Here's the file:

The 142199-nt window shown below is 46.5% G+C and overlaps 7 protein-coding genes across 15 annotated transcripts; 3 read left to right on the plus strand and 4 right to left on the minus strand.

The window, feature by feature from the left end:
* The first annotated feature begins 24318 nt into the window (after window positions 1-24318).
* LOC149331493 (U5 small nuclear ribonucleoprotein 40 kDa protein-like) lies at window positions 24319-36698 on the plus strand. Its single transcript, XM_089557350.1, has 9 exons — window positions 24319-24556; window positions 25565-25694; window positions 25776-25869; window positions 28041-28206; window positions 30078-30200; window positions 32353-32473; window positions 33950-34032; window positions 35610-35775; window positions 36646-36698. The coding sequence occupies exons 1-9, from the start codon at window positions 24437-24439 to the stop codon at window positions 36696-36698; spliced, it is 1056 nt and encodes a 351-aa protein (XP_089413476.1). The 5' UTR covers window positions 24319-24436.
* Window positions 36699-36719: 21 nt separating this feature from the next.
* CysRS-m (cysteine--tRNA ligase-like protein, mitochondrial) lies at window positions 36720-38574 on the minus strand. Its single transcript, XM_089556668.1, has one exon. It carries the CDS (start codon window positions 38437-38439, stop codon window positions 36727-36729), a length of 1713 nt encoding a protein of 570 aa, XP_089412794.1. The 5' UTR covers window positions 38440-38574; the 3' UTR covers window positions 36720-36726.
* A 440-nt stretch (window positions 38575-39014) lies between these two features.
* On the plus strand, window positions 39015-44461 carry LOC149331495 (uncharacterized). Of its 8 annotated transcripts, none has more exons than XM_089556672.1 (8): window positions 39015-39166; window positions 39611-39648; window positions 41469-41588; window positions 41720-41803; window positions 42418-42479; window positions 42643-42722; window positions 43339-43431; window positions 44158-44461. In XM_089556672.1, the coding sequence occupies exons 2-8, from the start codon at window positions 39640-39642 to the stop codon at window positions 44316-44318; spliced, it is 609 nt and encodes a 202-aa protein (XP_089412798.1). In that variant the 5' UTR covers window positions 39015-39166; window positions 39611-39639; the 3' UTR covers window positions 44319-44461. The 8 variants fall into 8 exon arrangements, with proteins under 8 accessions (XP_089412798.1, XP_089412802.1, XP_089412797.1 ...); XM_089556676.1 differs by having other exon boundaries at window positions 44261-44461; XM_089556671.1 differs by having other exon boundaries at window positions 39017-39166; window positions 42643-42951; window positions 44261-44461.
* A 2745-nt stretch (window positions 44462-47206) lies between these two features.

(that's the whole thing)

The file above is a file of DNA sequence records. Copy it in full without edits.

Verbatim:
The 142199-nt window shown below is 46.5% G+C and overlaps 7 protein-coding genes across 15 annotated transcripts; 3 read left to right on the plus strand and 4 right to left on the minus strand.

The window, feature by feature from the left end:
* The first annotated feature begins 24318 nt into the window (after window positions 1-24318).
* LOC149331493 (U5 small nuclear ribonucleoprotein 40 kDa protein-like) lies at window positions 24319-36698 on the plus strand. Its single transcript, XM_089557350.1, has 9 exons — window positions 24319-24556; window positions 25565-25694; window positions 25776-25869; window positions 28041-28206; window positions 30078-30200; window positions 32353-32473; window positions 33950-34032; window positions 35610-35775; window positions 36646-36698. The coding sequence occupies exons 1-9, from the start codon at window positions 24437-24439 to the stop codon at window positions 36696-36698; spliced, it is 1056 nt and encodes a 351-aa protein (XP_089413476.1). The 5' UTR covers window positions 24319-24436.
* Window positions 36699-36719: 21 nt separating this feature from the next.
* CysRS-m (cysteine--tRNA ligase-like protein, mitochondrial) lies at window positions 36720-38574 on the minus strand. Its single transcript, XM_089556668.1, has one exon. It carries the CDS (start codon window positions 38437-38439, stop codon window positions 36727-36729), a length of 1713 nt encoding a protein of 570 aa, XP_089412794.1. The 5' UTR covers window positions 38440-38574; the 3' UTR covers window positions 36720-36726.
* A 440-nt stretch (window positions 38575-39014) lies between these two features.
* On the plus strand, window positions 39015-44461 carry LOC149331495 (uncharacterized). Of its 8 annotated transcripts, none has more exons than XM_089556672.1 (8): window positions 39015-39166; window positions 39611-39648; window positions 41469-41588; window positions 41720-41803; window positions 42418-42479; window positions 42643-42722; window positions 43339-43431; window positions 44158-44461. In XM_089556672.1, the coding sequence occupies exons 2-8, from the start codon at window positions 39640-39642 to the stop codon at window positions 44316-44318; spliced, it is 609 nt and encodes a 202-aa protein (XP_089412798.1). In that variant the 5' UTR covers window positions 39015-39166; window positions 39611-39639; the 3' UTR covers window positions 44319-44461. The 8 variants fall into 8 exon arrangements, with proteins under 8 accessions (XP_089412798.1, XP_089412802.1, XP_089412797.1 ...); XM_089556676.1 differs by having other exon boundaries at window positions 44261-44461; XM_089556671.1 differs by having other exon boundaries at window positions 39017-39166; window positions 42643-42951; window positions 44261-44461.
* A 2745-nt stretch (window positions 44462-47206) lies between these two features.